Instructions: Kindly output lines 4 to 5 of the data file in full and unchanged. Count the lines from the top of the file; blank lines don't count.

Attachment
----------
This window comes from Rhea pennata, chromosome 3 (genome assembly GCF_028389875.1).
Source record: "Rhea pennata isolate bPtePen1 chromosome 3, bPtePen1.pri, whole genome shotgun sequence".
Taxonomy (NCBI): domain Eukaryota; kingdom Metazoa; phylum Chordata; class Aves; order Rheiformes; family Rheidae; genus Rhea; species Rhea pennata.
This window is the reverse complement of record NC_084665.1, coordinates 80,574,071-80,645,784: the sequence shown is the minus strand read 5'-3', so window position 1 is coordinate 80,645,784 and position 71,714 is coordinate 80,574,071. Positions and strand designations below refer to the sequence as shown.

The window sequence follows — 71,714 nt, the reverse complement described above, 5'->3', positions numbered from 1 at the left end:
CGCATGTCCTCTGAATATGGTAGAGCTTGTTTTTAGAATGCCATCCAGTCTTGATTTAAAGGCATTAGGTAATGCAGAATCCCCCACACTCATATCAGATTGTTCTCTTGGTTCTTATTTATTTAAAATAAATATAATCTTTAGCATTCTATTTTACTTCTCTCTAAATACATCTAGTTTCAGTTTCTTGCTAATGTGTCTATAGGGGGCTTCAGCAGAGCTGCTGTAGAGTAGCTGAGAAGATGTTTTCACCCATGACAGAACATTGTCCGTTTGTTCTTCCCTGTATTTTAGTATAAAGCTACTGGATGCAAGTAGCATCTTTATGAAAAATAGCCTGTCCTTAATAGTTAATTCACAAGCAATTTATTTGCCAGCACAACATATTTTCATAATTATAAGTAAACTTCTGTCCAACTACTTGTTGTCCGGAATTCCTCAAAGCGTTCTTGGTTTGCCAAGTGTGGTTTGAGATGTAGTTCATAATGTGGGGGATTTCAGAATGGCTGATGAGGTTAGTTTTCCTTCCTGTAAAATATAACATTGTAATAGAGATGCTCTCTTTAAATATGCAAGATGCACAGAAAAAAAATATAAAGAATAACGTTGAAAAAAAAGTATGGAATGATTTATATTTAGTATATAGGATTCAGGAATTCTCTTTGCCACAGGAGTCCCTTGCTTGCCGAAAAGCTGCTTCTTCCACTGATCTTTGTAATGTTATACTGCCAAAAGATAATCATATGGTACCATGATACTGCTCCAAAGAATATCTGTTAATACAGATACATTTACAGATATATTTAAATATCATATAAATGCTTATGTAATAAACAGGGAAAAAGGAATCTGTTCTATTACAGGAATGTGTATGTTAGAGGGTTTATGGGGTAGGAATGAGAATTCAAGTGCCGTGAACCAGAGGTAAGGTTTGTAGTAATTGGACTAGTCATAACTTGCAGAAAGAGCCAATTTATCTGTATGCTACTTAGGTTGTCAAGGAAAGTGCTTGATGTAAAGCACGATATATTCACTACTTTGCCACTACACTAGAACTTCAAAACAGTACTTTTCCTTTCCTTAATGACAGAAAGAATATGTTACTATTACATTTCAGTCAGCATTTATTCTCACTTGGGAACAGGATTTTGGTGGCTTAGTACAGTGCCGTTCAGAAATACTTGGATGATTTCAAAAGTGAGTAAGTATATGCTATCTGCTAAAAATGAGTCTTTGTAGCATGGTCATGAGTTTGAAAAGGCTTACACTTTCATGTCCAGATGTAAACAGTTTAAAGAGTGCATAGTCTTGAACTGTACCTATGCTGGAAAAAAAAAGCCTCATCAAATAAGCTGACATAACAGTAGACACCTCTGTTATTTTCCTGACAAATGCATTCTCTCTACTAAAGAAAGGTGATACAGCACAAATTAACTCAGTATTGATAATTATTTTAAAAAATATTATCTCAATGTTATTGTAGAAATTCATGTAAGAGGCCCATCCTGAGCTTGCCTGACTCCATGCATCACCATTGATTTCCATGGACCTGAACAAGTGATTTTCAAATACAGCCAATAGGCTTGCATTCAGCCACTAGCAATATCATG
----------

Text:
This window is the reverse complement of record NC_084665.1, coordinates 80,574,071-80,645,784: the sequence shown is the minus strand read 5'-3', so window position 1 is coordinate 80,645,784 and position 71,714 is coordinate 80,574,071. Positions and strand designations below refer to the sequence as shown.

The window sequence follows — 71,714 nt, the reverse complement described above, 5'->3', positions numbered from 1 at the left end: